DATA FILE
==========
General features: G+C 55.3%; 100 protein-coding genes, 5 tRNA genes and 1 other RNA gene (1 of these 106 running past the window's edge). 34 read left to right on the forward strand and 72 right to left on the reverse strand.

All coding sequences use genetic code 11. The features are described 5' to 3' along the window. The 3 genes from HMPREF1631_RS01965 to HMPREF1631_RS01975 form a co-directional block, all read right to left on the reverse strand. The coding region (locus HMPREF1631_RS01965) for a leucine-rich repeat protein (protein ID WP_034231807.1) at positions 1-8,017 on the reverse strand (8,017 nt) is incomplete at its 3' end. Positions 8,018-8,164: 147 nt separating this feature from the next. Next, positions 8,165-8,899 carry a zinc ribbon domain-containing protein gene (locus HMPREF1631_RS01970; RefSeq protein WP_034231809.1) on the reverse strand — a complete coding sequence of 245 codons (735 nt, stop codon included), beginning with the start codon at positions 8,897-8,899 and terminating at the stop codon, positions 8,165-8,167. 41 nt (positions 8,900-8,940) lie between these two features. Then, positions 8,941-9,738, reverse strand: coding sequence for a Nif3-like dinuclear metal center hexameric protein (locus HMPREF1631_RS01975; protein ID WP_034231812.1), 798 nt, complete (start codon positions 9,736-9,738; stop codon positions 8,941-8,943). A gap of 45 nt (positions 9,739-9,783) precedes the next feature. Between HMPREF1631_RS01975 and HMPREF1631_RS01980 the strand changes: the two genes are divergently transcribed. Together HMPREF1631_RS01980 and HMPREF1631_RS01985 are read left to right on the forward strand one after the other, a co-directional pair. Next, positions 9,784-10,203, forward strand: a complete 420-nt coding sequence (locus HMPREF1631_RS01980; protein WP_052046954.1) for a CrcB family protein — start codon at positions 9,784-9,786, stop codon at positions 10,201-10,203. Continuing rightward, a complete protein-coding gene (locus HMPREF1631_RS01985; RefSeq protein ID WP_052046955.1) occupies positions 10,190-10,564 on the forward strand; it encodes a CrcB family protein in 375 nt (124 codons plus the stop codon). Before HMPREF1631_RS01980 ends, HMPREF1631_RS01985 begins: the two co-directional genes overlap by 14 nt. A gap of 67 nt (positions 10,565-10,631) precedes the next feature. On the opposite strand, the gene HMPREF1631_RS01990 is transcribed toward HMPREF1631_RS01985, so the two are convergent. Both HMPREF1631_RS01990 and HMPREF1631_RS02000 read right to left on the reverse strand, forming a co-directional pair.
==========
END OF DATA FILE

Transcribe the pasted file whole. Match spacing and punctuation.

General features: G+C 55.3%; 100 protein-coding genes, 5 tRNA genes and 1 other RNA gene (1 of these 106 running past the window's edge). 34 read left to right on the forward strand and 72 right to left on the reverse strand.

All coding sequences use genetic code 11. The features are described 5' to 3' along the window. The 3 genes from HMPREF1631_RS01965 to HMPREF1631_RS01975 form a co-directional block, all read right to left on the reverse strand. The coding region (locus HMPREF1631_RS01965) for a leucine-rich repeat protein (protein ID WP_034231807.1) at positions 1-8,017 on the reverse strand (8,017 nt) is incomplete at its 3' end. Positions 8,018-8,164: 147 nt separating this feature from the next. Next, positions 8,165-8,899 carry a zinc ribbon domain-containing protein gene (locus HMPREF1631_RS01970; RefSeq protein WP_034231809.1) on the reverse strand — a complete coding sequence of 245 codons (735 nt, stop codon included), beginning with the start codon at positions 8,897-8,899 and terminating at the stop codon, positions 8,165-8,167. 41 nt (positions 8,900-8,940) lie between these two features. Then, positions 8,941-9,738, reverse strand: coding sequence for a Nif3-like dinuclear metal center hexameric protein (locus HMPREF1631_RS01975; protein ID WP_034231812.1), 798 nt, complete (start codon positions 9,736-9,738; stop codon positions 8,941-8,943). A gap of 45 nt (positions 9,739-9,783) precedes the next feature. Between HMPREF1631_RS01975 and HMPREF1631_RS01980 the strand changes: the two genes are divergently transcribed. Together HMPREF1631_RS01980 and HMPREF1631_RS01985 are read left to right on the forward strand one after the other, a co-directional pair. Next, positions 9,784-10,203, forward strand: a complete 420-nt coding sequence (locus HMPREF1631_RS01980; protein WP_052046954.1) for a CrcB family protein — start codon at positions 9,784-9,786, stop codon at positions 10,201-10,203. Continuing rightward, a complete protein-coding gene (locus HMPREF1631_RS01985; RefSeq protein ID WP_052046955.1) occupies positions 10,190-10,564 on the forward strand; it encodes a CrcB family protein in 375 nt (124 codons plus the stop codon). Before HMPREF1631_RS01980 ends, HMPREF1631_RS01985 begins: the two co-directional genes overlap by 14 nt. A gap of 67 nt (positions 10,565-10,631) precedes the next feature. On the opposite strand, the gene HMPREF1631_RS01990 is transcribed toward HMPREF1631_RS01985, so the two are convergent. Both HMPREF1631_RS01990 and HMPREF1631_RS02000 read right to left on the reverse strand, forming a co-directional pair.